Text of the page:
Merger Arbitrage: the Puzzle Capital example

Opalesque TV – Backstage

Set up as a family office by renowned French hedge fund entrepreneurs, Jean-Louis Juchault and David Obert, Puzzle Capital launched the Abrax Merger Arbitrage Fund in 2011. The fund is managed by Xavier Robinson, a merger arb manager with a strong pedigree and extensive experience of the strategy over the last 20 years. Since launch in May 2011, the fund has had no negative years and has generated double digit annualized net returns. As of the end of November 2015, the fund is up 21% YTD. The fund will look to soft close at $350/400m and to hard close at $500m.

Xavier says the single most important aspect of merger arb is to avoid “deal breaks”, as it takes ten successful investments to make up the performance loss caused by one deal break. Xavier and his team have invested in over 600 deals, but have only experienced one (!) deal break since launch. This stellar track record is in part a team effort and also a reflection of Xavier’s deep skills in prop trading, portfolio management, and investment banking.

In this Opalesque.TV BACKSTAGE video, hear Xavier and Jean-Louis speak about: The criteria employed by Abrax to filter deals with examples of deals that were correctly avoided How the failed merger between SHIRE and ABBVIE in Oct. 2014 is still impacting markets today, contributing to pricing inefficiencies in spreads and creating attractive opportunities A review of Puzzle’s best month and worst months The strategy outlook for merger arb

Puzzle Capital was founded by Jean-Louis Juchault and David Obert in 2009 as their family office and is regulated by the AMF in France. The two have worked together since 1989 (as MD & CEO, MD & CIO) at Barep Asset Management, a $5bn multi-strategy hedge fund. In 2001 they co-founded Systeia Capital Management which they sold in early 2008 to Credit Agricole.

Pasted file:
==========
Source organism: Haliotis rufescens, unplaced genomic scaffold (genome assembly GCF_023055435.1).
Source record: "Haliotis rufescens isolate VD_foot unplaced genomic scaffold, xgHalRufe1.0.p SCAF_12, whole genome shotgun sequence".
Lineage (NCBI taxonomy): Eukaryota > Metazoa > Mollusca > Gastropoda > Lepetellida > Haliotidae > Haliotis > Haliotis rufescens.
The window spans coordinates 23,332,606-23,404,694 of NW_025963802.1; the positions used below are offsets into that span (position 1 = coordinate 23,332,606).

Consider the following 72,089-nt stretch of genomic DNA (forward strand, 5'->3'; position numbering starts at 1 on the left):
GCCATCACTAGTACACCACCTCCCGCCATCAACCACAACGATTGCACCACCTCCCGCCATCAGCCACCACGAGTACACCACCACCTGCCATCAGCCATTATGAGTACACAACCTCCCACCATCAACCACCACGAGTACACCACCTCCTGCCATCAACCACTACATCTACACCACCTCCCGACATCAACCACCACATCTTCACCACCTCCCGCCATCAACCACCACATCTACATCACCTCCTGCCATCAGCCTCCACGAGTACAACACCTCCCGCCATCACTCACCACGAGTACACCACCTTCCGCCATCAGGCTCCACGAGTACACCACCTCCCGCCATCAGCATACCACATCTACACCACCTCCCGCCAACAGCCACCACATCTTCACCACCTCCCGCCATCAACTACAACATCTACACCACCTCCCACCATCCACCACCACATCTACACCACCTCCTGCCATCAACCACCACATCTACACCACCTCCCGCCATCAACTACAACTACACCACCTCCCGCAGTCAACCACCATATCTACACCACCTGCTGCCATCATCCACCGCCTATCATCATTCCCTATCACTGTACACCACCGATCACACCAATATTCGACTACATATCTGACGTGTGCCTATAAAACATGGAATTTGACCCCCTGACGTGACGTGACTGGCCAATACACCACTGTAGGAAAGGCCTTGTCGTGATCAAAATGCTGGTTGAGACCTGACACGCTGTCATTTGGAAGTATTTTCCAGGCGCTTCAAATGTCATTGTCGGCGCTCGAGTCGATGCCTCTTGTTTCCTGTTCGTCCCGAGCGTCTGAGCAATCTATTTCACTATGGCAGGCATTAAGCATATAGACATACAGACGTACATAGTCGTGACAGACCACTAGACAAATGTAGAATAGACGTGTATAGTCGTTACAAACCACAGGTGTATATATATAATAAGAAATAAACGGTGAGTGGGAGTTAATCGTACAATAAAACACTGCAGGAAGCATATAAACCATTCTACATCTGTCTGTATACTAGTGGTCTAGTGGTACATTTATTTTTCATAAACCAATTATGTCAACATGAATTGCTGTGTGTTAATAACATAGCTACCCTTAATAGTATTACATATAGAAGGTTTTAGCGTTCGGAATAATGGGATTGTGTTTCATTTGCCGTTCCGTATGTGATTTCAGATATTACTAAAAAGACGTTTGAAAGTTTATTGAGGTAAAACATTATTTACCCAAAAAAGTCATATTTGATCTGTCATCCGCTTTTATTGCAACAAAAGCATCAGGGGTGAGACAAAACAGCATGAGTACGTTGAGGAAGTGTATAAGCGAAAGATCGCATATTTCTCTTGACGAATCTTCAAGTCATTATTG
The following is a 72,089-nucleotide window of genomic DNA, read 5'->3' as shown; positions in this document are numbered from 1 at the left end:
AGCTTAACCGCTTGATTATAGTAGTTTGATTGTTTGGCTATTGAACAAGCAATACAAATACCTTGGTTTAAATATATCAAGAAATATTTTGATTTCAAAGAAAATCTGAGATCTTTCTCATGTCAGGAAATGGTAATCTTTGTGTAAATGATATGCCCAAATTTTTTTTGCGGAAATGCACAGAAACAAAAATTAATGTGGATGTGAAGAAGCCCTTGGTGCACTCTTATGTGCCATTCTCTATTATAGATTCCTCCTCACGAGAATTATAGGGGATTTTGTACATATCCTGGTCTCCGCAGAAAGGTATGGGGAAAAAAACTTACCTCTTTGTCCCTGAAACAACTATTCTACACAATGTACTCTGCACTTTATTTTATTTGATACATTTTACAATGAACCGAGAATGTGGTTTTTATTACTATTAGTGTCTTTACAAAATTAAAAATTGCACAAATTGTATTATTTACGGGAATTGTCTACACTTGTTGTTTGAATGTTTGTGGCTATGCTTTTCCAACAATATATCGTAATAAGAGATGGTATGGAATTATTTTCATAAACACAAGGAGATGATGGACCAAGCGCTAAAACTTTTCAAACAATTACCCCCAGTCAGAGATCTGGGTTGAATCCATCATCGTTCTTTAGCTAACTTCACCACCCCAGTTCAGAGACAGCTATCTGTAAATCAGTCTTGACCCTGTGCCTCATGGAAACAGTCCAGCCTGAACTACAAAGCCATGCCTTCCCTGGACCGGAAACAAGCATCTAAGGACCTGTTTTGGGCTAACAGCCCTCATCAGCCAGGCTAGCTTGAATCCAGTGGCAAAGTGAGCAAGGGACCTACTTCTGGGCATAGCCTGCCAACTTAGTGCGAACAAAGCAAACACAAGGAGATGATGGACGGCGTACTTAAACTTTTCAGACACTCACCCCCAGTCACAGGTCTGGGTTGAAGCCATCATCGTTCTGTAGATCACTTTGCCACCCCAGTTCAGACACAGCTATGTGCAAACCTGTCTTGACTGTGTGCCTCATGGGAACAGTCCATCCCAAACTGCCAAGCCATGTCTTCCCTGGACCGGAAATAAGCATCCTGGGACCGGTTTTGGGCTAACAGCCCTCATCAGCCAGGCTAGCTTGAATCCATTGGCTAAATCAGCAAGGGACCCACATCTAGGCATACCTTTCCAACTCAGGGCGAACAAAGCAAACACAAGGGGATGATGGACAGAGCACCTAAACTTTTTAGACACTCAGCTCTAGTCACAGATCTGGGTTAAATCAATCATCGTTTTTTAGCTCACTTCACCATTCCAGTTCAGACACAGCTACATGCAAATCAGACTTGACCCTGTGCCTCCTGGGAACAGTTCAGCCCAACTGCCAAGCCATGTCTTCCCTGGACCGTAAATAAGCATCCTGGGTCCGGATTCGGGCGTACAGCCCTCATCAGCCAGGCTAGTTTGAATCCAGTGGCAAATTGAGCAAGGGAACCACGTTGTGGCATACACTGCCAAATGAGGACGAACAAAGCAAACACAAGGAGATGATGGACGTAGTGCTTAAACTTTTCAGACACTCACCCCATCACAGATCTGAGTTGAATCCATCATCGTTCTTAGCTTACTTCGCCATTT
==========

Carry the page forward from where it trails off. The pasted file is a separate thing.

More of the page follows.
Xavier Robinson has managed the Abrax fund since inception and has extensive experience of merger arbitrage investing. Xavier started his career in 1995 with BNP and then worked with Citigroup, Lehman and Dexia as a proprietary trader, fund manager and M&A banker. Xavier holds a Civil Engineering Degree from the Ecole Supérieure des Travaux Publics and an MSc in Finance from ESSEC (Paris).


London Forex Summit

A post featuring an interview with Founder and co-CEO of Saxo Bank, a Danish Investment Bank with a strong position on the business of Forex trading and trading platforms for the Retail as well as Institutional parts of this Market.

It is discussed in this video clip Saxo’s upcoming of Social Trading product and opinions on the current business environment.

The OTC Space weekly round-up

This week round up from The OTC Space. As always it is a great source of good posts on matters related to cutting edge Financial Markets, platforms derivatives and all the Risk Management, technological, regulatory and scientific issues related with Finance. Worthy….!!

Single-Dealer Platforms evolve and remain relevant

Excellent blog on trading platforms, dealing in the markets and the modern era of Digital Investment Management!


The evolving global regulatory landscape is fundamentally changing how banks operate, the returns available, the business lines and markets in which they can effectively compete, and the way in which they interact with and service their clients via their Single-Dealer Platforms.

For example, under Dodd Frank, standardised swaps trading with clients will migrate from OTC bilateral trading, over to regulated venues such as SEFs. This will see the value proposition and revenue generated for banks likewise shift from a